It depends… – my experience at LSE

The last year, between September 2014 and 2015, I have not been continuing this blog because I was a student at the London School of Economics and Political Science (LSE). I studied in the government department’s programme ‘Global Politics’ with a special focus on ‘Global Civil Society’ and was thrilled by the UK’s systems possibilities to study basically exactly what you want. While my previous student life in Germany had been an open space of learning, developing and socializing, my time at LSE was – well: different.

After being granted the joint award for the best dissertation of my programme, my Department asked me to write a blogpost. Because I didn’t really know what I was to expect before I started at LSE, I decided to write both about my positive and negative experiences. I thought it might help someone else to decide whether to study in the UK and/or particularly at LSE. My department never published the post (maybe they expected something without negative aspects), so you can read an updated version of it here:

On my first day of the introductory week at LSE, two very important people, who I’ve never seen again afterwards, gave a speech. The first one was praising all of us who were sitting in the audience for being the best of the best – a new elite of young ambitious carreerists. The second started his speech with a drum song, which he said symbolized the time at LSE. In retrospect I have to say: he was pretty spot on. The beginning of the song was slow drum beats, that quickly became faster and faster and almost hectic. After a short period of calming down (the winter break), the drummer was possibly going mad, because the music continuously took up speed for a really long time (essays) before culminating in the most intense beats you can imagine (exams), dropping down a nodge (dissertation) and just ending aprubtly (post-Master-nothingness).

The good

The good is easy. It’s what you would expect from one of the top UK universities: in short, the classes I took were amazing. I know that is definitely not everyone’s experience – especially the people in smaller programmes – but my programme offered such a broad variety of choices, that even my rather niche priorities were covered. I ended up taking a lot of classes outside of my own, rather state-centric, department and switched to EU, gender, development. For every class you take there is a cap and students have to hand in motivation letters for every one of them in order to be accepted. While this can be frustrating if you don’t get one of your preferred choices immediately, you definitely benefit from it during the seminars, where I mostly had great discussion groups. This is of course due to the fact that the professors are great. A lot of them are well-renowned so that I got to meet some people whose papers I read during undergrad (in undergrad I had kindly assumed they must long be dead). UK universities also ask for some critical thinking, which I highly value but still is not necessarily the norm. When I went to an introductory class in October, the professor told us, what everyone in social sciences knows and very few like – the answer to any essay or other research question is always: “It depends”.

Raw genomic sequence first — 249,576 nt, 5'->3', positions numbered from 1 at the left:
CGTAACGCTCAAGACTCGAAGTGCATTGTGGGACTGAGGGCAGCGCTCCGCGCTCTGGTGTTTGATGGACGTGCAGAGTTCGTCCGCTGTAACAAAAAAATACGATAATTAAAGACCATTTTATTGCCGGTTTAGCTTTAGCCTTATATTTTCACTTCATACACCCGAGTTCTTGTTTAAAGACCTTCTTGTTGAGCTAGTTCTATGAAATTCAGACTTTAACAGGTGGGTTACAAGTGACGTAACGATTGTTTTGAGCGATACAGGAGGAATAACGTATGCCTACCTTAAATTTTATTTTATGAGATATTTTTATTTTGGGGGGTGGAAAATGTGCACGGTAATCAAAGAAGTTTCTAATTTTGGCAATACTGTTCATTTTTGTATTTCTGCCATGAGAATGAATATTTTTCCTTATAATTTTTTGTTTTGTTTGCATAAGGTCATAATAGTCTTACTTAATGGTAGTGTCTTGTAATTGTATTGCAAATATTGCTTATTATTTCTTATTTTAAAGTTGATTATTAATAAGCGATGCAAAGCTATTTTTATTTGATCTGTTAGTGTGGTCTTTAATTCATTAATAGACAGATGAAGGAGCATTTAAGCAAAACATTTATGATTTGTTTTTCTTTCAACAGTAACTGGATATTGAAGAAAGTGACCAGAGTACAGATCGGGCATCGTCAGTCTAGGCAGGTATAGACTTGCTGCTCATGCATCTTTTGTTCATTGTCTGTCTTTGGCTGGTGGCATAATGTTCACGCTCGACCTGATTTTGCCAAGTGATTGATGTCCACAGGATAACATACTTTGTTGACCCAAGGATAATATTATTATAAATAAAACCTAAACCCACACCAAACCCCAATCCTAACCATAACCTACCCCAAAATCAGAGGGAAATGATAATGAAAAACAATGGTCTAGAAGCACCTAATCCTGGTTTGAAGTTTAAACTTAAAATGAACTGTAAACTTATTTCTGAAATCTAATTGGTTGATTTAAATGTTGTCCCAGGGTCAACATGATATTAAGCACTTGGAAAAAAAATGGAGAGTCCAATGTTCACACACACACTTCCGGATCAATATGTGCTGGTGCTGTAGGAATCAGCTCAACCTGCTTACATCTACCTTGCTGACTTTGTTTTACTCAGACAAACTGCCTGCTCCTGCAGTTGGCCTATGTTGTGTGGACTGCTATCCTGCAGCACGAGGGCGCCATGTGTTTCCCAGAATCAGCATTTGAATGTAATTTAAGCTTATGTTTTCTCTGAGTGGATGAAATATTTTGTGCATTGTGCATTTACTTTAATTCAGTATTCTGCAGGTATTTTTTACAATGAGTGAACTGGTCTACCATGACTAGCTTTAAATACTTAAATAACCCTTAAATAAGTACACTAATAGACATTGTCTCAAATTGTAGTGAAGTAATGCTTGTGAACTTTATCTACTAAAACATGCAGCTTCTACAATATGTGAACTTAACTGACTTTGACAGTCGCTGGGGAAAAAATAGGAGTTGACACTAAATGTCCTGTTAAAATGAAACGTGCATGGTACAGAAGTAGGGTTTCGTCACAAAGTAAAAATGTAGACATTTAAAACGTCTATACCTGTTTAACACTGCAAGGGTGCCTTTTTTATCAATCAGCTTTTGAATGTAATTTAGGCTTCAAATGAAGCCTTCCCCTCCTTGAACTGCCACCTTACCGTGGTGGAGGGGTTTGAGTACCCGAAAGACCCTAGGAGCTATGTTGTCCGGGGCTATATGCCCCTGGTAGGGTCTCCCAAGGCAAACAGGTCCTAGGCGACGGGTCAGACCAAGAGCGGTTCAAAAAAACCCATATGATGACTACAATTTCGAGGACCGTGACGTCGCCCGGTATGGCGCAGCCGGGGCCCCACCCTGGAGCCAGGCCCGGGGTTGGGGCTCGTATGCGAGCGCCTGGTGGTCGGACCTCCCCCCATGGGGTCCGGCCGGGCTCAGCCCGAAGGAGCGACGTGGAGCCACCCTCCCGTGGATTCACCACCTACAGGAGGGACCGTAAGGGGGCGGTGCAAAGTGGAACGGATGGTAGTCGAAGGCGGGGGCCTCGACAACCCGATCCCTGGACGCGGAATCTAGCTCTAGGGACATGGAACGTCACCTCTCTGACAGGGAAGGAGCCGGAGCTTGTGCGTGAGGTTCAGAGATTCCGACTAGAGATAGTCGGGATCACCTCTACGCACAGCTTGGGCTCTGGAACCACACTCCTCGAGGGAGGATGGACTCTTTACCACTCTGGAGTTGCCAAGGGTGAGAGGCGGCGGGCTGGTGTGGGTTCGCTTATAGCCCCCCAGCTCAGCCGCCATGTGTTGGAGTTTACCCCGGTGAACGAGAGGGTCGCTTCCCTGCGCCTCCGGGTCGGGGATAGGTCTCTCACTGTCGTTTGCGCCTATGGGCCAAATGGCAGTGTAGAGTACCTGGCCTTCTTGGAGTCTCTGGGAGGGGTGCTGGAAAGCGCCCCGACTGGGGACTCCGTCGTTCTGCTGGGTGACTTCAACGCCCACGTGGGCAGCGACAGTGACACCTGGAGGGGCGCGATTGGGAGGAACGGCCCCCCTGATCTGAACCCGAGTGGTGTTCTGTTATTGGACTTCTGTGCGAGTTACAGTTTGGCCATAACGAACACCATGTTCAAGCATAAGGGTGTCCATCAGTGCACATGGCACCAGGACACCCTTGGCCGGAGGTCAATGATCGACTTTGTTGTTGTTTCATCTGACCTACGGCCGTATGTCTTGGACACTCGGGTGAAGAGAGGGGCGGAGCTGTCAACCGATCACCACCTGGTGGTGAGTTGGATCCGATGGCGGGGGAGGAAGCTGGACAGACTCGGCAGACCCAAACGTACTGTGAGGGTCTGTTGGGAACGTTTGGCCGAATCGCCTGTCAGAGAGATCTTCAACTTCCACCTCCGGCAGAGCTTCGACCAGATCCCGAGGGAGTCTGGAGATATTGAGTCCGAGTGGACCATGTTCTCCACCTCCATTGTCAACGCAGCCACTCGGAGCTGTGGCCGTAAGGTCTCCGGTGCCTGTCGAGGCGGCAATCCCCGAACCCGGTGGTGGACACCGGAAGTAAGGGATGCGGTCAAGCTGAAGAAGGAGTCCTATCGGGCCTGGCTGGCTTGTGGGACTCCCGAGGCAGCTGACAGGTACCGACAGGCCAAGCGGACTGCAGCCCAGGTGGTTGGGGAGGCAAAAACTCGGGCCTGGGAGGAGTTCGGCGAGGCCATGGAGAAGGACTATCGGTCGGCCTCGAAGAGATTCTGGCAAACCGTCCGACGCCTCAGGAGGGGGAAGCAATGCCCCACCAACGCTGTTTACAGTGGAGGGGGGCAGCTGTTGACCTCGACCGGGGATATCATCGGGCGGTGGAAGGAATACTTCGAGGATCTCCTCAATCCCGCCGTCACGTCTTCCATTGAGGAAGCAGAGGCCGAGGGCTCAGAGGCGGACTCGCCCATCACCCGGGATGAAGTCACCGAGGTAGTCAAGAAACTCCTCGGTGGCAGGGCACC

The bad

I did not have time! And I am not alone with this. My flatmates in London were students except for one and he called us all crazy. Not leaving the house for days or ‘sleeping’ in the library (which my flatmate regularly did) is not unusual. I distinctly remember, that one time I was incredibly happy to be able to go out to go to the hairdresser and buy groceries – which are both chores I usually despise. But it is not only that there is little time for things besides the studies; there is also little time for the studies. By this I mean, that I was often disappointed by the fact that I only had a week to write an essay, meaning that in the beginning it was hard for me to adjust my own expectations about ‘research’ to what is realistically doable and expected. British essay style seemed to me in the beginning more like a literature review with a personal statement (which however have to follow a very prescribed pattern meticulously to get the highest grades, therefore not allowing a lot of space for creativity). Some students certainly like this approach which you might argue is “less ivory-tower”, but to me it sometimes disconfirmed the self-proclaimed slogan of LSE to “think outside the box”.